I had posted this question under "academic-writing" and on there someone believes that it might be called "attribution". Can anyone confirm if this is correct or where I can find a reference?

Original Question:

I'm curious to know if this style of writing (pattern) has a name. They can sometimes take up almost a full paragraph giving background about a specific person or subject when introducing them into an article.

"At the Saturday briefing, Dr. Stephen Hahn, commissioner of the Food and Drug Administration, co-author of the critically acclaimed book "XYZ", told us that..."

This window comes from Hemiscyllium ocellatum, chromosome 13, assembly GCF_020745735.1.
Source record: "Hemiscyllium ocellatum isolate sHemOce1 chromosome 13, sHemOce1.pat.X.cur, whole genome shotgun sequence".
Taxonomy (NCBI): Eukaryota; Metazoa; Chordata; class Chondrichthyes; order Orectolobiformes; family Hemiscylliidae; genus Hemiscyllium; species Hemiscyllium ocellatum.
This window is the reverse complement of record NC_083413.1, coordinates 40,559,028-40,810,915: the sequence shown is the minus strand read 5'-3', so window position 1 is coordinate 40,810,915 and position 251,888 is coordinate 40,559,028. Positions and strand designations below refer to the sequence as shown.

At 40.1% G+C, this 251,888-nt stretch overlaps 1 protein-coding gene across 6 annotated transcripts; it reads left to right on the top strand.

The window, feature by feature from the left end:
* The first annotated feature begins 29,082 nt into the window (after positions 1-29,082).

1 Answer 1


It is indeed an example of attribution.

This website lists 4 distinct styles of attribution, and your example is the first kind:

  1. On the record: All statements are directly quotable and attributable, by name and title, to the person making the statement. This is the most valuable type of attribution.

Example: "The U.S. has no plans to invade Iran," said White House press secretary Jim Smith.

Your statement is simply the reverse. Hope this helps!

  • Thank you sooooo much! This helps me immensely!
    – M4cJunk13
    Commented Apr 18, 2020 at 21:52

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